What would happen if you play a fictional scenario set in the very near future, say a game set in Syria based around the very real conflict there, that then comes true?
    It is not called a wargame up until the point it becomes a historical event, then it suddenly is a wargame?
    The game itself has not changed…

    (please let’s not get into a simulation/game discussion here – really – let’s not)

    I agree!
    😀

    #40083
    Not Connard Sage
    Participant

    Wow! 8 replies and barring NCS’ which I suspect wasn’t meant as a serious comment (!?) 

     

    I’m rarely serious about toy soldiers.

     

    There’s a thread on TMP in similar vein to this. Hence my post.

     

    See?

    "I go online sometimes, but everyone's spelling is really bad. It's... depressing."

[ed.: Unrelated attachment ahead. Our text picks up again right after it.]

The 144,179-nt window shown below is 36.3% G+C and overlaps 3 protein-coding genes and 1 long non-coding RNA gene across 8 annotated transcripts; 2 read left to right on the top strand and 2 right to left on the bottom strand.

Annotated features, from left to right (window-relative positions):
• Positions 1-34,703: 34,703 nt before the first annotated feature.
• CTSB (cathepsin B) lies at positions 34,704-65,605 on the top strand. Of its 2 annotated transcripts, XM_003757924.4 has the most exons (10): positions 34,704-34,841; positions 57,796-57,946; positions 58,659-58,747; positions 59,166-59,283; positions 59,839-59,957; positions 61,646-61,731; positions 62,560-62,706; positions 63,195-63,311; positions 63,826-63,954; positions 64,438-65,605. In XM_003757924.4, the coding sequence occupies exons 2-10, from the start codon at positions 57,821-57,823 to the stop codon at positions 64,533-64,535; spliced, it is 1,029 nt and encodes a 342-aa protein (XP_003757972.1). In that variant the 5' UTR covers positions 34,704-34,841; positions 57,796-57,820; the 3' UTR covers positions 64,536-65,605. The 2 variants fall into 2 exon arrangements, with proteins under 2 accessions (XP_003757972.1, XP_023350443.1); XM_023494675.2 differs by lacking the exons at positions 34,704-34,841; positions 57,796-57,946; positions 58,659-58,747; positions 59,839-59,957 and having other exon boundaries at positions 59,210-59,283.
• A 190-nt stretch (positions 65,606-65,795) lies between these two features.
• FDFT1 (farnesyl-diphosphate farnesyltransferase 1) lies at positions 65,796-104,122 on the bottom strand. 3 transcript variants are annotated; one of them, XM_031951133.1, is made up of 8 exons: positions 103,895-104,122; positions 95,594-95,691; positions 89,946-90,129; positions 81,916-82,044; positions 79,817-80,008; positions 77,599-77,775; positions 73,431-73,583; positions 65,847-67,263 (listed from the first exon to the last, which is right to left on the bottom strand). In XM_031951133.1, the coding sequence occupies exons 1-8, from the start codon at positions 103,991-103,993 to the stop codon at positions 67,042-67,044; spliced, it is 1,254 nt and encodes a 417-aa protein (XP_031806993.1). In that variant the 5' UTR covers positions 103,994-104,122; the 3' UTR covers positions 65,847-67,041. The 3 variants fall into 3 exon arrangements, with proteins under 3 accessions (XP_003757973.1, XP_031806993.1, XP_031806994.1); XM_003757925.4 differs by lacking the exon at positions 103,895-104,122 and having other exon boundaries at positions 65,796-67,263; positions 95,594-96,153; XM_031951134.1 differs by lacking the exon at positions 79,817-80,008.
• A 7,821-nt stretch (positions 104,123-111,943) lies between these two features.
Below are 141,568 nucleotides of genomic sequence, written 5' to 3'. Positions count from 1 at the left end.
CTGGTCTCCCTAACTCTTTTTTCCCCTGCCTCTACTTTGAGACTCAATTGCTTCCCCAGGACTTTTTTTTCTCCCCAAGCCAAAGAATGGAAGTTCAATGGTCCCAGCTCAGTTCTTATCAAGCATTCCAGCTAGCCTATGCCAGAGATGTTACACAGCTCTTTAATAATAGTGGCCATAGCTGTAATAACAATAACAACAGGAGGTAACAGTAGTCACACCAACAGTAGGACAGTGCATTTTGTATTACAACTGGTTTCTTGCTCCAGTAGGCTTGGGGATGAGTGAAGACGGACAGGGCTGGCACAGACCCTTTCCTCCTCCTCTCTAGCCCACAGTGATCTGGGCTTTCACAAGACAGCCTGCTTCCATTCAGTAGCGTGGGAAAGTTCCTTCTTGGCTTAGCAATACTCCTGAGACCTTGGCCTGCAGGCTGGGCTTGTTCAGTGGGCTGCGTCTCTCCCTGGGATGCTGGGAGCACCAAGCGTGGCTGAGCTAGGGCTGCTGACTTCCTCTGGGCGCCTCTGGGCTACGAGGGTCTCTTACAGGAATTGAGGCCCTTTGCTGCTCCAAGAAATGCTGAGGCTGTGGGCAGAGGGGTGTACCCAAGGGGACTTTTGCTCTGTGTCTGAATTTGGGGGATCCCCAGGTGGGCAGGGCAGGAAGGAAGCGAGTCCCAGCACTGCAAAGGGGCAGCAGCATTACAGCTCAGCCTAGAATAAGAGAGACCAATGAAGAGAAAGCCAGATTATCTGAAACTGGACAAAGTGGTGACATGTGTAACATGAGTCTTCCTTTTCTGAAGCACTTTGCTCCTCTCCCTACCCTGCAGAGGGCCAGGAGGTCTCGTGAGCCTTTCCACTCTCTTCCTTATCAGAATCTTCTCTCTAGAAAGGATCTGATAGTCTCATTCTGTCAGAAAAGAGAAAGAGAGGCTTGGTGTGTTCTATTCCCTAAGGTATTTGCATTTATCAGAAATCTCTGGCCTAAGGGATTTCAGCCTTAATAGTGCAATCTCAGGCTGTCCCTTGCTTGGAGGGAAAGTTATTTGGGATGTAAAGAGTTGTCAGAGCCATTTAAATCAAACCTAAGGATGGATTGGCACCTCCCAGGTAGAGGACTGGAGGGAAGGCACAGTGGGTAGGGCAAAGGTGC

#40084
    Angel Barracks
    Moderator

    A much more significant genre division would be scenario-based gaming vs point-list based gaming. That expresses much more a difference in attitude and approach than the distinction between history and fantasy.

    I think I can get on-board with that.
    I much prefer the scenario based games these days.
    Back as a youth, I was all about the line them up and fight until one side is defeated.

    Does one need to now history to be a wargamer? In principle no, but if you’re not at least interested in the history, then what’s the point?

    Escapism and an outlet for creativity.
    Getting together with mates and having a mutually enjoyable experience.

    #40089
    Guy Farrish
    Participant

    I’m not too invested in this, really, Michael and certainly have no belief that any variety of wargame (broadest definition you can think of) is ‘better’ than any other.

    But just being precise (picky?) for a minute how does fantasy gaming or SF, model war? It is modelling a novelistic version of a conflict, or a fictional creation of the gamer that never happened. There is nothing that happened to model.